Join with host Wyatt McIntyre as he explores the rich history of this great charter of individual rights and freedoms, and how, amidst political divides and battles, it finally came into existence.


August 29th, 1786

untitled.pngThe war was over.

The years had passed since General Charles Cornwallis had surrendered following the Siege of Yorktown, and the Treaty of Paris had been signed, but not so many that they had forgotten. They won the Revolution, and the yoke of England had been cast off. They had set out to secure their independence, challenging the most powerful empire in the World, and, after years of sacrifice, loss and pain, after years of being met with devastating defeats and glorious victories, they controlled their destiny, free of that far distant monarch and parliament. Nowhere had that been more celebrated than Massachusetts, where the first shots had been fired.

Returning to their homes and their farms, they believed that they could find some level of normalcy. Still, throughout the states, including Massachusetts, unrest was beginning to build.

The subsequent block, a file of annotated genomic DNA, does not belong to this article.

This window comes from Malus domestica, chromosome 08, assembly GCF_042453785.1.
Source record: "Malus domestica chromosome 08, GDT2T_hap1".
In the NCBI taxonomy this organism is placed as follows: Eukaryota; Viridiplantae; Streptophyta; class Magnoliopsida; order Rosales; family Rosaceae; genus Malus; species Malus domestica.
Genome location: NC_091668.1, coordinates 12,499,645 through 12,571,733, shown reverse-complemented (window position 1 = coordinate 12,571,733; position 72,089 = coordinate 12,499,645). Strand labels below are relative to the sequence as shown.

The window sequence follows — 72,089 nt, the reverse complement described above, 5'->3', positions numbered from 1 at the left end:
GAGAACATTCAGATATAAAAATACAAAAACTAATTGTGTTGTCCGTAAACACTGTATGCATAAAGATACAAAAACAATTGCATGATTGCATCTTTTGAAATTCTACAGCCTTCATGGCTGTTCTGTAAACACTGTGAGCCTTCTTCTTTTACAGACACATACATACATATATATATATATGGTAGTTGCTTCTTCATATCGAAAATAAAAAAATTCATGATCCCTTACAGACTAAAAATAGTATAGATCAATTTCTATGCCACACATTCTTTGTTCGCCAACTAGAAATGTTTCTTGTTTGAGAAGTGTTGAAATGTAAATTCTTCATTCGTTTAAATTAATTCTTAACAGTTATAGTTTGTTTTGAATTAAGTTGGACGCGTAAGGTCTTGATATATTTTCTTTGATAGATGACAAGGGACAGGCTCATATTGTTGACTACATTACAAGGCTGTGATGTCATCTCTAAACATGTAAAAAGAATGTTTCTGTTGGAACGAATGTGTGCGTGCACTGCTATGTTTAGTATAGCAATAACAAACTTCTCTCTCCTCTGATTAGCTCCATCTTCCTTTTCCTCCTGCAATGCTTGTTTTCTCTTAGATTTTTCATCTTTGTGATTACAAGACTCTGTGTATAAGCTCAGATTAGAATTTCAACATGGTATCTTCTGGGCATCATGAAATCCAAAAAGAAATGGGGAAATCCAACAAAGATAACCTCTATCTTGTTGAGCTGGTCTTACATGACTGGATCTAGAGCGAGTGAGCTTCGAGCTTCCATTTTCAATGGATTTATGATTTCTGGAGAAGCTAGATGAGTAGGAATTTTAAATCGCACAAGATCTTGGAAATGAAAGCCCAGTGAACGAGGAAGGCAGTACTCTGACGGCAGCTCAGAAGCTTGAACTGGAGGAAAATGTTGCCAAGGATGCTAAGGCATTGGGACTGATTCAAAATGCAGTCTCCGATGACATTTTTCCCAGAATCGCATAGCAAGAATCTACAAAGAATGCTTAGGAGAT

The truth was though that America was a new nation and few knew what the new normal would be. The economic climate had changed. Depression, debt, and challenges in foreign trade had seen to that. Now someone had to pay the price. In the mind of Governor James Bowdoin that would be the people.

Unlike his predecessor, John Hancock, who had resigned as Governor in 1785, Bowdoin, a member of Boston’s merchant class himself, was less interested in being loved by the people as he was in the debts owed, largely by the wealthy merchants. European creditors were demanding hard currency even as credit previously extended was closed to them. Not only did he have to contend with economic struggles currently faced, but also with the prospect of bailing out those merchants now underwater.

He would begin to put the pressure on the local farmers. Despite their service in the Revolution, compensation from Congress would be almost non-existence. Now, it was the states turn to add injury to insult.